LOR from Employer vs Professor

(Applications Advice, Letters of Recommendation . . . )
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LOR from Employer vs Professor

Postby bernard97 » Thu Oct 07, 2010 2:46 pm

I'm planning on applying for law school this cycle and I've been trying to decide what I should do with my letters of recommendation. I'm aware of the accepted rule of getting two letters from professors if you are heading to school straight out of undergrad, but I am a little concerned with the quality of recommendations I would get that way.

I have one letter from a professor who I know very well, and another letter from my internship supervisor from this past summer. I assume both are very well written and shine me in a great light because they both think very highly of me.

I know I can get a letter from another professor, but unfortunately I just don't know any others as well. This is one of those disadvantages of going to a large state school. Do you think I should just stick with the two I currently have or attempt to find what could possibly be a subpar letter from another professor?

Thanks for all of your input!

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Re: LOR from Employer vs Professor

Postby sarahh » Thu Oct 07, 2010 3:12 pm

I would go with the professor for the second letter. If you are going straight from undergrad, I think having a non-academic letter will stick out in a negative way. On the other hand, having an average letter from a professor probably won't hurt you. And I think you can get a decent letter even if you don't know the professor well. Schedule an appointment so you can provide more information about yourself. Give him/her with copies of your work from the class, your personal statement, and resume. Save the internship letter for if you get waitlisted.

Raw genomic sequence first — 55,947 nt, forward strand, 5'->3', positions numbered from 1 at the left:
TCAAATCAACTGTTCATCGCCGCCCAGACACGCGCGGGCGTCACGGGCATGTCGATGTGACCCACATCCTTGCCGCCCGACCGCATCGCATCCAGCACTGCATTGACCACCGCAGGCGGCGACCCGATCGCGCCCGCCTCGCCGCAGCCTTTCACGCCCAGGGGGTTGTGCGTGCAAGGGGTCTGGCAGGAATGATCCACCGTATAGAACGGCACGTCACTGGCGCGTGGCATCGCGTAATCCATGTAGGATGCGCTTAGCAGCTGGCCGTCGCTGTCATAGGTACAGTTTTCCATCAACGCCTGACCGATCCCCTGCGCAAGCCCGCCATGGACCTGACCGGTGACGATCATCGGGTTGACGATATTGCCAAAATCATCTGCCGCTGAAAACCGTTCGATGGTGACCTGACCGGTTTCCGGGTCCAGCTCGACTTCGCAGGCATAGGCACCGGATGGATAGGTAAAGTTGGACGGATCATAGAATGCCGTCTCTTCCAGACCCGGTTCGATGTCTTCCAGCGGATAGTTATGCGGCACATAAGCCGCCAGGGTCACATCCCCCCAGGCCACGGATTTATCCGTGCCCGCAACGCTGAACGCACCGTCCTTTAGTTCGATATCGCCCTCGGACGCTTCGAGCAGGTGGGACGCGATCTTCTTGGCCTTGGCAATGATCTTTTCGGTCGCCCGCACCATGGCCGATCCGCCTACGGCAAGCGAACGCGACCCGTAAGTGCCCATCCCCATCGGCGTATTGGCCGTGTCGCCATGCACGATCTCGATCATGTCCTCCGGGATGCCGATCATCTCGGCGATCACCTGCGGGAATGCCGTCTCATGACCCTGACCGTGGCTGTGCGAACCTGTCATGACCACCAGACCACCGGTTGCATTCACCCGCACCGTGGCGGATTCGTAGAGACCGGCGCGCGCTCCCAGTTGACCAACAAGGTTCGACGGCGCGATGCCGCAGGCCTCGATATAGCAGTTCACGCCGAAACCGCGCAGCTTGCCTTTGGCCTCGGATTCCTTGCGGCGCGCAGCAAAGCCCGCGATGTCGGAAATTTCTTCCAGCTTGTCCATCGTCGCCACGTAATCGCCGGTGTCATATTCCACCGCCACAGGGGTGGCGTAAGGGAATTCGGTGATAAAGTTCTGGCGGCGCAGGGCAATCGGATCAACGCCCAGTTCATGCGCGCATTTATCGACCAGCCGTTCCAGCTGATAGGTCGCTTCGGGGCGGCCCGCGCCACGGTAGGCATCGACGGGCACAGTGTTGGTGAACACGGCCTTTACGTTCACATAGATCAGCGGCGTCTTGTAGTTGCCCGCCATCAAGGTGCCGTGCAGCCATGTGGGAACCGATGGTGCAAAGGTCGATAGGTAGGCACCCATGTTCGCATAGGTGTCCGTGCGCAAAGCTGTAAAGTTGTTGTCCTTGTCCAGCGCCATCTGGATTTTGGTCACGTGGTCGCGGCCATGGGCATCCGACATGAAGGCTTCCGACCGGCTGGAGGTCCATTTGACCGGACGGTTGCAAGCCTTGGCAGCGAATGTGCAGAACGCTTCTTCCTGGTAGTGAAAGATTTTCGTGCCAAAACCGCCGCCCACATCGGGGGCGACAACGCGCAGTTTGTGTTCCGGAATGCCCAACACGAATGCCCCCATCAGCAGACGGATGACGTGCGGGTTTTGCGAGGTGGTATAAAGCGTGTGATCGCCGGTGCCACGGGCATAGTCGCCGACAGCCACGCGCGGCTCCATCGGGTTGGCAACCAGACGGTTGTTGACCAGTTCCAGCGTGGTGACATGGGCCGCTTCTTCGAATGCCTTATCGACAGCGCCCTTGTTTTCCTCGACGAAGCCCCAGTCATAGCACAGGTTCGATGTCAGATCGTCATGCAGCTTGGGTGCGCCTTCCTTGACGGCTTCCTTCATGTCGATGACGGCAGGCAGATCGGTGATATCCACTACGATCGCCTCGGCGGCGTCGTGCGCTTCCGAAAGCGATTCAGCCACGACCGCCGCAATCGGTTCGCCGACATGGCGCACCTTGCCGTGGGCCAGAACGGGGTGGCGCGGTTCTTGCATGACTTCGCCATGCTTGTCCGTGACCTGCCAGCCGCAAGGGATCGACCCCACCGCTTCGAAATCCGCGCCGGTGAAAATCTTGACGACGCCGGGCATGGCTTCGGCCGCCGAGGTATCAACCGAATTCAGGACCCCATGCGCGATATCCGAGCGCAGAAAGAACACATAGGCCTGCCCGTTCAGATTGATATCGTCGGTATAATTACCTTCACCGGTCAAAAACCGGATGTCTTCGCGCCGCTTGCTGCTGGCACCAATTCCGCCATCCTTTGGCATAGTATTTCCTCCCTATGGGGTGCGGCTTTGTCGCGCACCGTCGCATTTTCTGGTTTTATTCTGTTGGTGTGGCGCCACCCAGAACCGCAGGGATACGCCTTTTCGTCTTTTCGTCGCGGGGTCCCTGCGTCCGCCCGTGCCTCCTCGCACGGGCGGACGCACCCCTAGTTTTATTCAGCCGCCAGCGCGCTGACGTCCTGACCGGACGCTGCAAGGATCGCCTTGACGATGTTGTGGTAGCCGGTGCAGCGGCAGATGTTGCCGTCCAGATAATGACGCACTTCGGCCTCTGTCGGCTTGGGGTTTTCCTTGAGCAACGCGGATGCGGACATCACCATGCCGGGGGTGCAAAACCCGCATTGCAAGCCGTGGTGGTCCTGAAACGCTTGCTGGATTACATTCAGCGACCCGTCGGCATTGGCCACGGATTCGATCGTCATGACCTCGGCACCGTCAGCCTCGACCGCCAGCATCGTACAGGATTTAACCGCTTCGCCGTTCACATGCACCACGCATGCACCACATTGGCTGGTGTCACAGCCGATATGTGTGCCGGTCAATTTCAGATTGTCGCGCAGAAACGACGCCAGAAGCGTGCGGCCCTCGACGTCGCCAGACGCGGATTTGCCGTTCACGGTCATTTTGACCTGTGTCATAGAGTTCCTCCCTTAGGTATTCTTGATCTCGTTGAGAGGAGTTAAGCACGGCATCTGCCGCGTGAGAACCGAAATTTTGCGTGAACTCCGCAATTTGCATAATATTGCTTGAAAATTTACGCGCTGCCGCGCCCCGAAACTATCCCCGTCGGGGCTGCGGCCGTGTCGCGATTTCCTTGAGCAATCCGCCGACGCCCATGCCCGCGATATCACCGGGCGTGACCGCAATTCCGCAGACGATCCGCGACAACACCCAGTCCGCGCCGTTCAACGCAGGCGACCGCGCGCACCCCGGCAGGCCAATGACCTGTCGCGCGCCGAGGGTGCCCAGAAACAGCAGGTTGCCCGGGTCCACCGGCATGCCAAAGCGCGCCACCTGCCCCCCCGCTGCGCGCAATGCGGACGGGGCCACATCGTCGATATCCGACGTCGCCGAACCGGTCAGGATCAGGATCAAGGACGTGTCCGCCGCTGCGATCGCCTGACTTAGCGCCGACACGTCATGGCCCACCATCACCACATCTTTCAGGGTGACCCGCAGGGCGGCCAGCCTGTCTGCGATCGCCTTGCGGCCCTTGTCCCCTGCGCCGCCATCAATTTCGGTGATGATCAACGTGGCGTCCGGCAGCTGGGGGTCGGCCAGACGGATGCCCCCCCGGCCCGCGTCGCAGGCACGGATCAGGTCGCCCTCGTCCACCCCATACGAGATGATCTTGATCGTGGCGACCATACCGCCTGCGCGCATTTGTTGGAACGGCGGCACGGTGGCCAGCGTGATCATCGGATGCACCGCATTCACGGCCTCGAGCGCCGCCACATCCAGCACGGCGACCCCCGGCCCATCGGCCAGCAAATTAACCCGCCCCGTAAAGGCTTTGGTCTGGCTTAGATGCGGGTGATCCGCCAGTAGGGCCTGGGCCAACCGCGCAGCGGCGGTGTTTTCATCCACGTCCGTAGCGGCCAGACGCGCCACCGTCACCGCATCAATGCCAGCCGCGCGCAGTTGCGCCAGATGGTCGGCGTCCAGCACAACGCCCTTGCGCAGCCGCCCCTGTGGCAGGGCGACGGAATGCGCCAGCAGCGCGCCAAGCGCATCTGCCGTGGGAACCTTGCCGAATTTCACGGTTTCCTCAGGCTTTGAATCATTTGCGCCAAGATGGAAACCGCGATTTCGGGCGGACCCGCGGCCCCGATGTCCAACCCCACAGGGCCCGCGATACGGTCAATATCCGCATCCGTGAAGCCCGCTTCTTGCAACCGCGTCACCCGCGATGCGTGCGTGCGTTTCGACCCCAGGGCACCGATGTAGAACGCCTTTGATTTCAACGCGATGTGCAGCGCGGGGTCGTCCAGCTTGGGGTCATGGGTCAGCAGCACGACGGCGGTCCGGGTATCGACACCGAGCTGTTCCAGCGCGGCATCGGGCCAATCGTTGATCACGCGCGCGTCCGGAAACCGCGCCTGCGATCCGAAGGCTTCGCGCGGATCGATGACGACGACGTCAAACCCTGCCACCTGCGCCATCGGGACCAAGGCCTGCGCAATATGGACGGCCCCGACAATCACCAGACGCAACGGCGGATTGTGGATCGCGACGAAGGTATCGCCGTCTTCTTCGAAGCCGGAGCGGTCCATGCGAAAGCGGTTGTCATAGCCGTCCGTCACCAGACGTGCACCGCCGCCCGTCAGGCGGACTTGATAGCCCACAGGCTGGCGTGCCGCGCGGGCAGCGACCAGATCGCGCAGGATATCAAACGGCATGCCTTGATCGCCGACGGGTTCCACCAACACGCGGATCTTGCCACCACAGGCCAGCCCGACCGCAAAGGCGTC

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Re: LOR from Employer vs Professor

Postby 4for44 » Thu Oct 07, 2010 3:28 pm

Having only one academic letter can mean 3 things to adcomms if you are straight out of undergrad.
1) While your GPA may be high, you cant find 2 professors to rave about you. (i.e. you may have coasted)
2) You didn't pay for application help, and were never told it would matter (i.e. you dont fit in this category, you are on TLS)
3) You think that your WE recommender can offer a more diverse view off you as an individual, more so than any professor, and rather than waste adcomms time with 2 letters about academic prowess, you wanted them to see another side of you. (this is risky in that the recommendation better be awesome.)

I don't fully understand the "we want to see your are diverse, but give us similar LORs" argument... but thats why I'm submitting not reviewing apps I guess :)

FWIW I am currently applying with 3 rec, only one professor, and using #3 as my rationale... lets hope it works... haha

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Re: LOR from Employer vs Professor

Postby 1Levening2013 » Thu Oct 07, 2010 3:41 pm